Ukraine gambling bill ready for second reading

A bill to legalise and regulate both online and land-based gambling in Ukraine has been approved by the Committee on Finance, Tax and Customs Policy in the country’s Rada and is now ready for a second reading.


A bill to legalise and regulate both online and land-based gambling in Ukraine has been approved by the Committee on Finance, Tax and Customs Policy in the country’s parliament (Verkhovna Rada) and is now ready for a second reading.

The governing Servant of the People Party announced the committee’s approval of the bill yesterday (3 June).

"The Committee almost unanimously supported the formation of a new gambling market and now asks for the support of the Verkhovna Rada.” Servant of the People deputy and Committee on Finance, Tax and Customs Policy member Andriy Motovilovets said. “We are fully ready for the second reading.”

The bill, 2285-D, was introduced by Oleg Marusyak as one of six alternatives to the reforms submitted by the Servant of the People Party-led government in Parliament in October 2019. It passed a first reading in January 2020, after being rejected in an initial vote in December.

The committee has made changes to the bill since its first reading which have not yet been published.

Deputies Halyna Vasylchenko and Yaroslav Zhelezniak, both of opposition political party Voice, said they left the committee hearing early in protest against some of the changes made from the first bill. These include removing the limit on the number of gaming machines in the country, previously set at 40,000, and the provision blocking machines being placed within 500m of a school.

In addition, Vasylchenko and Zhelezniak said they wished to see slot machines limited only to five-star hotels rather than also allowed at three and four-star venues.

The version of Marusyak’s bill that was passed at the first reading includes a licence fee for online gambling of UAH59.0m (£1.8m/€2.0m/$2.2m).. The initial version of the bill also included a minimum licence fee of UAH141.6m for casinos in hotels with 200-250 rooms and a fee of UAH283.3m for casinos in hotels with 250 or more rooms. These licence fees will track the country’s minimum wage to adjust for inflation.

The bill would determine bookmaking licences through a system where each licensee would have the rights to open 5 betting shops. Licences would awarded by region, with 32 licences to be made available in Kyiv; 16 between Ukraine’s other large cities of Odes and Kharkov; and a further 32 in the rest of the country.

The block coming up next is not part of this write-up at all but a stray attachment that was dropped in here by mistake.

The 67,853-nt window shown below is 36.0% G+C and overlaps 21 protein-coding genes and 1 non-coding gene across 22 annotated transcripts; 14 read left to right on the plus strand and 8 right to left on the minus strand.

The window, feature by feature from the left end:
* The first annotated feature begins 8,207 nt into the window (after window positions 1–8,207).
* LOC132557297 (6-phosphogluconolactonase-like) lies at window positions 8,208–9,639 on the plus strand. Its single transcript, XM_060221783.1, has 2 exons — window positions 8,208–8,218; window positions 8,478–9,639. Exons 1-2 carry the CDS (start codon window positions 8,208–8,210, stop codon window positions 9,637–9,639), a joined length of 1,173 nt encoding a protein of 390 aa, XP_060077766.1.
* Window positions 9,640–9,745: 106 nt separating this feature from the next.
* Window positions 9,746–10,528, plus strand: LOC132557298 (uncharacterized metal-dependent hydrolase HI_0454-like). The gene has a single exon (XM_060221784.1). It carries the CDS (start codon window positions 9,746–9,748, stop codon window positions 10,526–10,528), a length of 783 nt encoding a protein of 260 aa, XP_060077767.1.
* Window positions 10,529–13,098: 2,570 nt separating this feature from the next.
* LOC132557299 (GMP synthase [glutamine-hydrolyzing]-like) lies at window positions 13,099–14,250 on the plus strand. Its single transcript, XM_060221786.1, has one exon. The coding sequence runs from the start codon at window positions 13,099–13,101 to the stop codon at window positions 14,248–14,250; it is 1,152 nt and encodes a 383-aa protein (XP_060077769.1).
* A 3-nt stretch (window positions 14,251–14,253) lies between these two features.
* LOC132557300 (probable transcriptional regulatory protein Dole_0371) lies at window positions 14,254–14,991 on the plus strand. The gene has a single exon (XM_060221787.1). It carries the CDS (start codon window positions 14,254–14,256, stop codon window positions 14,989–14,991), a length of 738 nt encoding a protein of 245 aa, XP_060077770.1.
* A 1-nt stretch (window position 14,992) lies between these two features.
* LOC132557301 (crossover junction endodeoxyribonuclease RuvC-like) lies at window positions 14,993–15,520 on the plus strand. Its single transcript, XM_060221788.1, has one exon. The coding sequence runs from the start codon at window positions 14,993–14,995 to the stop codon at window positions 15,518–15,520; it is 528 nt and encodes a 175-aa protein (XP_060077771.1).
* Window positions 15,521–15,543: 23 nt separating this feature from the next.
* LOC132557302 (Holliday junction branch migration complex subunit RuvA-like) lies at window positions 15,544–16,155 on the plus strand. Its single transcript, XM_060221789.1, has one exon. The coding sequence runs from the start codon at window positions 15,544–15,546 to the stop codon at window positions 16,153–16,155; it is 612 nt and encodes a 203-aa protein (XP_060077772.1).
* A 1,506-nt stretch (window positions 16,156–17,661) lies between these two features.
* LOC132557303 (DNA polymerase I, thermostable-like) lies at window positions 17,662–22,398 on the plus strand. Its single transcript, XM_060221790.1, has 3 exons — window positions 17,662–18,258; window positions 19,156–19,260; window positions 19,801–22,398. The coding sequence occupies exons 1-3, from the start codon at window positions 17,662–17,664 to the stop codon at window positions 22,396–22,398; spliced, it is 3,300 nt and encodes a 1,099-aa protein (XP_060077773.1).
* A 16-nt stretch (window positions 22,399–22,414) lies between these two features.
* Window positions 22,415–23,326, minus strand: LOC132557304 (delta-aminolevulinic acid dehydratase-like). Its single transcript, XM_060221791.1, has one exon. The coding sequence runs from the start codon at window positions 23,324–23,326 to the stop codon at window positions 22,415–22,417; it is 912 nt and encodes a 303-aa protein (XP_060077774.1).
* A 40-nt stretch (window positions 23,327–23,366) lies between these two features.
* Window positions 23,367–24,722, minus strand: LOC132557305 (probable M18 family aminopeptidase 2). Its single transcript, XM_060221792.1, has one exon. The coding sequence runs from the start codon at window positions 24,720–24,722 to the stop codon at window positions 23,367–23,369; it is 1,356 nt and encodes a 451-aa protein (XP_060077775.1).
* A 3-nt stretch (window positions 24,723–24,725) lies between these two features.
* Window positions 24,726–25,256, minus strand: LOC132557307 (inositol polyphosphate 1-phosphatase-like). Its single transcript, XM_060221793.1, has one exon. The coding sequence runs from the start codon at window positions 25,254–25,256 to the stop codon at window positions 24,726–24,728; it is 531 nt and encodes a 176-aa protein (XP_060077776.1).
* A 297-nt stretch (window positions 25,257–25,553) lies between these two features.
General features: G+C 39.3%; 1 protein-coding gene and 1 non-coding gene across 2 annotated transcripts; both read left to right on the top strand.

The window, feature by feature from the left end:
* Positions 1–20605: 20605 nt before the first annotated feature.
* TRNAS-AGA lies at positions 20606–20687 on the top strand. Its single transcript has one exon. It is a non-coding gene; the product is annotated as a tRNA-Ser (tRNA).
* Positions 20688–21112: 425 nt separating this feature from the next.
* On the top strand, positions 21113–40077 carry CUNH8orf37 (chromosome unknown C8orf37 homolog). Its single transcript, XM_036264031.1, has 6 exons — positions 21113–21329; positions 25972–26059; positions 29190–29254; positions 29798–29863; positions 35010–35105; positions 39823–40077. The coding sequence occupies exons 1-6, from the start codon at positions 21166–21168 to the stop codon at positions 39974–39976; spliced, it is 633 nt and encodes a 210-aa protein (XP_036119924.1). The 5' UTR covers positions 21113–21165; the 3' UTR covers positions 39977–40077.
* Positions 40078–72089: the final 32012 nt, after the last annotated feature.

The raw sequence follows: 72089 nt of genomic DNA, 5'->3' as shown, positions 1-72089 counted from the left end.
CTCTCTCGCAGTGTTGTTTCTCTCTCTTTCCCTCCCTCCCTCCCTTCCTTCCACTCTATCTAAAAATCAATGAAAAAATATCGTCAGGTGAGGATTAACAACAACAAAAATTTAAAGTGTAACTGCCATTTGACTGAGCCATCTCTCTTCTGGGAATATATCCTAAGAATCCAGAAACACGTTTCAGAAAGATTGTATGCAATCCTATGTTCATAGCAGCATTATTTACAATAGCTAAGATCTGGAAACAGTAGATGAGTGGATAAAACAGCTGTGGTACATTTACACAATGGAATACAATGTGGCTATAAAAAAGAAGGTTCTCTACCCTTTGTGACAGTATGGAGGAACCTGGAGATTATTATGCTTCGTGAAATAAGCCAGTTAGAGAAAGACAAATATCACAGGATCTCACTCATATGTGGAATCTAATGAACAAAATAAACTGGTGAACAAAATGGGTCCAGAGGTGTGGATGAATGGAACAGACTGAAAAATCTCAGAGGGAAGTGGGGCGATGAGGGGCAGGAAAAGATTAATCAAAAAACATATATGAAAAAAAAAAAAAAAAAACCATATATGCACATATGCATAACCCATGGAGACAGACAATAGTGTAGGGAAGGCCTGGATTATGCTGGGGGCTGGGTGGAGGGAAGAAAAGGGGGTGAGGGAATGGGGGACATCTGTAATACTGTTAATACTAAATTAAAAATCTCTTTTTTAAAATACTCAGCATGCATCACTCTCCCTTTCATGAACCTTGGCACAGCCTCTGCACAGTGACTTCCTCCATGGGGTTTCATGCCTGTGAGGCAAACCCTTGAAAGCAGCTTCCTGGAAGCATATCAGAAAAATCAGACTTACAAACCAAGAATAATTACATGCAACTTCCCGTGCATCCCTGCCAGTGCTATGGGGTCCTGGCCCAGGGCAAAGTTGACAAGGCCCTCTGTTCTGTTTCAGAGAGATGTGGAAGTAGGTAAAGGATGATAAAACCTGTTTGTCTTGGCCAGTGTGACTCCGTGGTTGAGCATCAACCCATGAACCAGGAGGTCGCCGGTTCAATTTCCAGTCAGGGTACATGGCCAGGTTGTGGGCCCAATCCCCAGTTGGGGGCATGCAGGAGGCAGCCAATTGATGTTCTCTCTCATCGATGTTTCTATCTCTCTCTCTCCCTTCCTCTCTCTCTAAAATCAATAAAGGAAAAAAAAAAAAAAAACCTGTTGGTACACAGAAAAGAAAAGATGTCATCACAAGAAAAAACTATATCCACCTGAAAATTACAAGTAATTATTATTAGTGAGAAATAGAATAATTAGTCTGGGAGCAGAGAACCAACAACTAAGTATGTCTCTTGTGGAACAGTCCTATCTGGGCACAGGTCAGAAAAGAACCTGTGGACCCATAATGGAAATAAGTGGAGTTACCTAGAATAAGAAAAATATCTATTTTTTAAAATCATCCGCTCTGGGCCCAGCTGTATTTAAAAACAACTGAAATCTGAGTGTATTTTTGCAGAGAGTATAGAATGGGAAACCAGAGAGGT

If the bill is passed, the Rada must also pass another act to setting out how the industry will be taxed. Currently, there are four different gambling tax bills for the Rada to consider.

A bill jointly submitted by Marusyak and Marian Zablotskyi, Bill 2713, sets the tax rate for all gambling and lotteries at 25%. An alternative - 2713-1, submitted by Dmytro Natalukha - proposes a 7.5% GGR tax rate from bookmaking, 12.5% from online gambling and 22% from lotteries.

A third, 2713-2, put forward by Oleksandr Dubinsky, also looks to establish a flat tax rate of 25% of GGR for all forms of gambling: online, land-based and lotteries.

Finally, bill 2713-3, put forward by Artem Dubnov, would scrap specific gambling taxes entirely, with the government making money from the industry only through licence fees and normal business and income taxes.

After bill 2285-D was initially rejected, president Volodymyr Zelensky said he would begin to enforce Ukraine’s anti-gambling laws much more strictly. Since then, Ukrainian courts have issued blocking orders to many unlicensed igaming sites, including a list of 32 in February and a further 59 in May.

The Ukrainian Association of Telecommunications Operators (Telas), the Internet Association of Ukraine, the Telecommunication Chamber of Ukraine and other telecommunications bodies appealed to the Committee on Digital Transformation to put an end to these blocking orders.

The Committee of Digital Transformation then submitted a recommendation to the Committee on Finance, Tax and Customs Policy to ban these orders in the new bill. However, it will not be clear whether such a provision is in the final bill until it is published.